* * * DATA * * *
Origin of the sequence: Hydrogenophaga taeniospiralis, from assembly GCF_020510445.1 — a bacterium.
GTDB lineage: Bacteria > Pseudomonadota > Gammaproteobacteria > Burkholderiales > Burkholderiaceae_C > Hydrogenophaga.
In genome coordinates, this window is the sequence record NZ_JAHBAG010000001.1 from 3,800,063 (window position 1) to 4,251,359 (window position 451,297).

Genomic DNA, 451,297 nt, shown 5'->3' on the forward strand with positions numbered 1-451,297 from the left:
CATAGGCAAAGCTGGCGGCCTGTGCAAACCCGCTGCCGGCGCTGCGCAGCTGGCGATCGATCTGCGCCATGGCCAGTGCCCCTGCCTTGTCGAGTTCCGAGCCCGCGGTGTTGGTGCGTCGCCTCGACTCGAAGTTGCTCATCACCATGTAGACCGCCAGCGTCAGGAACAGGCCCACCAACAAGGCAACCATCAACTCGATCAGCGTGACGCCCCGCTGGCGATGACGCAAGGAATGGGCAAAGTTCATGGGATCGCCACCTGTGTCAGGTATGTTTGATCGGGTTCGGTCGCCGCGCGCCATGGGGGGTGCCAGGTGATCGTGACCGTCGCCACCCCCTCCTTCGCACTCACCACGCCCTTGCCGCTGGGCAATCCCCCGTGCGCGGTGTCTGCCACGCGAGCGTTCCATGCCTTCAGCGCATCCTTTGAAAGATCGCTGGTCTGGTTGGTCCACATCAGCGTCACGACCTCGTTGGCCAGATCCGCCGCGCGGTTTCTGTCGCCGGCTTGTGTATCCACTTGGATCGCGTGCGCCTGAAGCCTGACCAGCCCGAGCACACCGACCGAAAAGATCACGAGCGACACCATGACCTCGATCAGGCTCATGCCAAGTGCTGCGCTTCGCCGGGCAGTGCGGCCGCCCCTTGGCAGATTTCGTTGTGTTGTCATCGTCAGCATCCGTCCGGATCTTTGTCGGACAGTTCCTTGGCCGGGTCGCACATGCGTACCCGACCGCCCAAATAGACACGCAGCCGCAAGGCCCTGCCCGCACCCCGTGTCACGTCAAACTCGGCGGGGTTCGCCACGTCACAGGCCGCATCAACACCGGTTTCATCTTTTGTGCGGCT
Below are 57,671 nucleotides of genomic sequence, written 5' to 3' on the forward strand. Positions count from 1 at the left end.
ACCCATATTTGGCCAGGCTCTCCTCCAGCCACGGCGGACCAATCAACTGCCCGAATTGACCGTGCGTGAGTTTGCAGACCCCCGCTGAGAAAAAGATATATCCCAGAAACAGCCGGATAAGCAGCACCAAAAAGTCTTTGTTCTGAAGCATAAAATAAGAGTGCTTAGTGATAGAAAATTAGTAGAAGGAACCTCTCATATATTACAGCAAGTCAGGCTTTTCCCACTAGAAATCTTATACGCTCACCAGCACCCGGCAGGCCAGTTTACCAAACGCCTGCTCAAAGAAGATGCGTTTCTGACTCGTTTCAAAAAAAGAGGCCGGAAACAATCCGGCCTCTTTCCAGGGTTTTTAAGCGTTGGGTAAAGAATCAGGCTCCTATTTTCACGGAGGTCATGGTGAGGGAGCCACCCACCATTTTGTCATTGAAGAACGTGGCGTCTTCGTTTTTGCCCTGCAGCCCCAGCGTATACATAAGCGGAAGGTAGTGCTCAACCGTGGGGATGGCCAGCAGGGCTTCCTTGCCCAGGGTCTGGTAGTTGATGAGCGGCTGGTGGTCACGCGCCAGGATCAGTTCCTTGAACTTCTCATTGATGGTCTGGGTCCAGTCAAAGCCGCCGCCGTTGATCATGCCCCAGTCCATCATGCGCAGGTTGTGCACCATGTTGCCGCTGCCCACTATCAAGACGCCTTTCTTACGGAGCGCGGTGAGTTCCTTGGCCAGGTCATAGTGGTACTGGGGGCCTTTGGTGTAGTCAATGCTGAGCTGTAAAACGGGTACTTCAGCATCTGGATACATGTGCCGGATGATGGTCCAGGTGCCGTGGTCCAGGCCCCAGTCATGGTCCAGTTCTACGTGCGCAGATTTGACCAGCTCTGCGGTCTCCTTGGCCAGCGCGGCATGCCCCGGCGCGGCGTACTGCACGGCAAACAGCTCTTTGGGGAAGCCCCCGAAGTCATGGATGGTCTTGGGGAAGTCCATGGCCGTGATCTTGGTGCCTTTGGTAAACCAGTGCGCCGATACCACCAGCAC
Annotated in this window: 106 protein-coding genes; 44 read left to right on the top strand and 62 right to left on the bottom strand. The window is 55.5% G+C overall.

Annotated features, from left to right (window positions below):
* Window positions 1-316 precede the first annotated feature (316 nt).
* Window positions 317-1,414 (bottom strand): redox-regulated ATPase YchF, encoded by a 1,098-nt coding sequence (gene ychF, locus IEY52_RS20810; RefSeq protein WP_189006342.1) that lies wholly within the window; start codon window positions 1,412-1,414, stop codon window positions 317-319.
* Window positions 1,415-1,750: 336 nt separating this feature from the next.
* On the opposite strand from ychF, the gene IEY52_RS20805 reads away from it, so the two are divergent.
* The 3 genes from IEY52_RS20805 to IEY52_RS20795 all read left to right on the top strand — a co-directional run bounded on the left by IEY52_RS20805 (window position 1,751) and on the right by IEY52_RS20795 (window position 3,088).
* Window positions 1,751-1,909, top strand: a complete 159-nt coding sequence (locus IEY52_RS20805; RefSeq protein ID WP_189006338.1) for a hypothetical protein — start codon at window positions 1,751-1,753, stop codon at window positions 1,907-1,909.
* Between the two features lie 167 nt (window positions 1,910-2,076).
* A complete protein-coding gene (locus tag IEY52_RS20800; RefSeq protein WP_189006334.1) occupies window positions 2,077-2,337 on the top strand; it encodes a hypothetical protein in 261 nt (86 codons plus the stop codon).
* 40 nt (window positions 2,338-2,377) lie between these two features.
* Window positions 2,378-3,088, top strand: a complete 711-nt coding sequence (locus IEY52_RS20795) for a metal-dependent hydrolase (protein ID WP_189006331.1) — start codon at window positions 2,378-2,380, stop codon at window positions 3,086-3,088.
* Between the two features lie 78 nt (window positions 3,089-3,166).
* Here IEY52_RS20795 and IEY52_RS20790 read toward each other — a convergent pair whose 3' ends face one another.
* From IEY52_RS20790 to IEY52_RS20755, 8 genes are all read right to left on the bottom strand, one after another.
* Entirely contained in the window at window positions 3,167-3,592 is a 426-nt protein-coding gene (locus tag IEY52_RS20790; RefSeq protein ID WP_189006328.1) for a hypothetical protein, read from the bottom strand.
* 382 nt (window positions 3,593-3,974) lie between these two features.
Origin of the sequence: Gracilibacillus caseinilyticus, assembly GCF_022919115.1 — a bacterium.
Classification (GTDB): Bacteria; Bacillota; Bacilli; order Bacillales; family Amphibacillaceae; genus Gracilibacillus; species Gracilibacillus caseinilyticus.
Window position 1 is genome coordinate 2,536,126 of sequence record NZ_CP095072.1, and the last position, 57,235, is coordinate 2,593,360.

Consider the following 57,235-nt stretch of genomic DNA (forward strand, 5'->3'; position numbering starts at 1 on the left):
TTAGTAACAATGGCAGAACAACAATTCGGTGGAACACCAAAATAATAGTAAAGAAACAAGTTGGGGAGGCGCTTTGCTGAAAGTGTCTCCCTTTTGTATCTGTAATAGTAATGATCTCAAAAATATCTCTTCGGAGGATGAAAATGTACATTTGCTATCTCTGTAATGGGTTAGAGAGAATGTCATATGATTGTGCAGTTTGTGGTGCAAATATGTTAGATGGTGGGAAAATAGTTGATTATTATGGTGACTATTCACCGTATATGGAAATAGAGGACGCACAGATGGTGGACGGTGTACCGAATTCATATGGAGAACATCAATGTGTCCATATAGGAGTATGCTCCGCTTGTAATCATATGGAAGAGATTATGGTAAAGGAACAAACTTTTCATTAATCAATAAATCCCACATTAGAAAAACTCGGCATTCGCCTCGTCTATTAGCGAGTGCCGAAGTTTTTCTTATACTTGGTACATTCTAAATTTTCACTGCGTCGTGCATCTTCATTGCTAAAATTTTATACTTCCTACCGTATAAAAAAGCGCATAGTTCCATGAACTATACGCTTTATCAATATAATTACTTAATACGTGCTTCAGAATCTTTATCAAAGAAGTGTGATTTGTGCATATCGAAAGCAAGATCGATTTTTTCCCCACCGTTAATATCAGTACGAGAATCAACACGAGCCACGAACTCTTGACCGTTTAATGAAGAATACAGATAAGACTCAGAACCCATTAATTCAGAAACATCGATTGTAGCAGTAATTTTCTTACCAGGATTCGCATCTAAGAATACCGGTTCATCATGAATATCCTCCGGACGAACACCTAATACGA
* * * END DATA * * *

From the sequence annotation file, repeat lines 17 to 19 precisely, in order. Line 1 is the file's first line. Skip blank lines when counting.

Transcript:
* A complete protein-coding gene (locus tag IEY52_RS20800; RefSeq protein WP_189006334.1) occupies window positions 2,077-2,337 on the top strand; it encodes a hypothetical protein in 261 nt (86 codons plus the stop codon).
* 40 nt (window positions 2,338-2,377) lie between these two features.
* Window positions 2,378-3,088, top strand: a complete 711-nt coding sequence (locus IEY52_RS20795) for a metal-dependent hydrolase (protein ID WP_189006331.1) — start codon at window positions 2,378-2,380, stop codon at window positions 3,086-3,088.